TOKYO—Japanese prosecutors have decided against indicting former Toyota executive Julie Hamp on drug charges. The 55-year-old American was allowed to walk out of Harajuku Police Station in Tokyo Wednesday.
Hamp, who had spent 20 days in prison for allegedly importing tablets of oxycodone into the country, made no comment upon her release.
Toyota, however, issued a statement again apologizing to shareholders for any “confusion or concern the recent events surrounding former Managing Officer Julie Hamp may have caused.”
The company also announced her replacement.
Shigeru Hayakawa, senior managing officer and a member of the company’s board of directors had been appointed chief communications officer, effective July 6. The position was held by Julie Hamp until her July 1 resignation. She was the highest ranking female employee in Toyota’s history.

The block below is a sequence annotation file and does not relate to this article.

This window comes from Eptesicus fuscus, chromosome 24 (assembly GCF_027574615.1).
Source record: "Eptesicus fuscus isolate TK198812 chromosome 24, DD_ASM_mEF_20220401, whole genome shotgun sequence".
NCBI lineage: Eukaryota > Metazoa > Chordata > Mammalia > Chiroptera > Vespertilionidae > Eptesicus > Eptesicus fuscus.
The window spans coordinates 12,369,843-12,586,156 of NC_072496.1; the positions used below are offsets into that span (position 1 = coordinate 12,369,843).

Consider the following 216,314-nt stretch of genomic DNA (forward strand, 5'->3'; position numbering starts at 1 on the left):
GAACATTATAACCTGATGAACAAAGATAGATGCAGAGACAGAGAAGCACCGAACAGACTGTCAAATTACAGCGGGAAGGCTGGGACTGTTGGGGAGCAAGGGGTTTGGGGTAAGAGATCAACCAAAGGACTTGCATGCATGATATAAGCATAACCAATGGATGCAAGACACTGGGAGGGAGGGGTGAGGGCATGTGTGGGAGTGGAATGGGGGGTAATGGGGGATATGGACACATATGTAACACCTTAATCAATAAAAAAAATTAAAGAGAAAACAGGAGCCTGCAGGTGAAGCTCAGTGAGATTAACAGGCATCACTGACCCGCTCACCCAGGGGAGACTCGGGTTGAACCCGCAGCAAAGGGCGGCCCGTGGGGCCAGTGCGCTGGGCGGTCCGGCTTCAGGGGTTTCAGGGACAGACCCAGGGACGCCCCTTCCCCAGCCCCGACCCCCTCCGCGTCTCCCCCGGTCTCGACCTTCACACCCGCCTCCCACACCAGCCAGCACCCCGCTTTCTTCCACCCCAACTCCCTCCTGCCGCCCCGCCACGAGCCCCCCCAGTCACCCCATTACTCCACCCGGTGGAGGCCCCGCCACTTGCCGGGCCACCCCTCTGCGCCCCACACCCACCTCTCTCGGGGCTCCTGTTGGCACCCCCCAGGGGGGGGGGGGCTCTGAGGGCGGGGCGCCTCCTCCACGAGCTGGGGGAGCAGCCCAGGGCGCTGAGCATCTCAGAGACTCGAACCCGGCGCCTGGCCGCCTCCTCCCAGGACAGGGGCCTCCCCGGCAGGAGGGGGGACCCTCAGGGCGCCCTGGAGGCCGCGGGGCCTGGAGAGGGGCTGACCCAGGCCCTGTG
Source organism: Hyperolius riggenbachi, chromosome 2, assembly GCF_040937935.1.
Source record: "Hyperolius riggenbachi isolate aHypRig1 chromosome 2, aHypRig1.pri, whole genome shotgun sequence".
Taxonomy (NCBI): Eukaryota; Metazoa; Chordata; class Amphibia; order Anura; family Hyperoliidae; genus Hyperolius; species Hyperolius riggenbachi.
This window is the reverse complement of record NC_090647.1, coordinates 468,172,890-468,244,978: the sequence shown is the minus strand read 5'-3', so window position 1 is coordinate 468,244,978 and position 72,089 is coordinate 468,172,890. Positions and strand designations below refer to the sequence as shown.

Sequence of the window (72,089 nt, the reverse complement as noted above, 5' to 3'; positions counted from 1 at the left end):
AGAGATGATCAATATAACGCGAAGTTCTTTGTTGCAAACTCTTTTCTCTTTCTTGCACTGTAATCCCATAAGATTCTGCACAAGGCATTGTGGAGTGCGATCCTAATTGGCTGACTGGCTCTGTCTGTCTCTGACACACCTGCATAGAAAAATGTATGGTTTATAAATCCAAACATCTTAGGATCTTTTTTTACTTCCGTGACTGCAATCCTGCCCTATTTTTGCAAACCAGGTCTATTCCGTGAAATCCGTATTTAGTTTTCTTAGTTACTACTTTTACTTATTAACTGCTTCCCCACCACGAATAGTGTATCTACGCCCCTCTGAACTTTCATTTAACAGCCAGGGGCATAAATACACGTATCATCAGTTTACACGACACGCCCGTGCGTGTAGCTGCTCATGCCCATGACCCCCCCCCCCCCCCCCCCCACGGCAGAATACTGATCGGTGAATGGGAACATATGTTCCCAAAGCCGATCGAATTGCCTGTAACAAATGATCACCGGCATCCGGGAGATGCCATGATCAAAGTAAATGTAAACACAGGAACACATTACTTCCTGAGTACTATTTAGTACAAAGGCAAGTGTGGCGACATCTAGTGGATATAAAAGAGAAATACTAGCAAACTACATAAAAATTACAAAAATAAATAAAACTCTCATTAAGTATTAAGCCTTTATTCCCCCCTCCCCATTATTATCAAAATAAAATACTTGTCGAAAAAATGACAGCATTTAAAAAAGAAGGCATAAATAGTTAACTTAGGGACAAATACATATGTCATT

Hayakawa, 62, has been with Toyota since 1977 and has held various positions within the company both in Japan and abroad.
Toyota also reaffirmed its commitment to diversifying in a statement issued Wednesday.
“We intend to learn from this incident by reinforcing our guiding principles of honoring the language and spirit of the law,” the company said.
“Furthermore, we will continue to strive to create a more secure working environment for everyone at Toyota around the world. We also remain firmly committed to putting the right people in the right places, regardless of nationality, gender, age and other factors, as we continue to take the steps necessary to become a truly global company,” it added.
In not pursuing charges again Hamp, Kyodo News reported that prosecutors “appeared” to take into account that Hamp’s actions were not malicious and that she already resigned from her position with the motor company.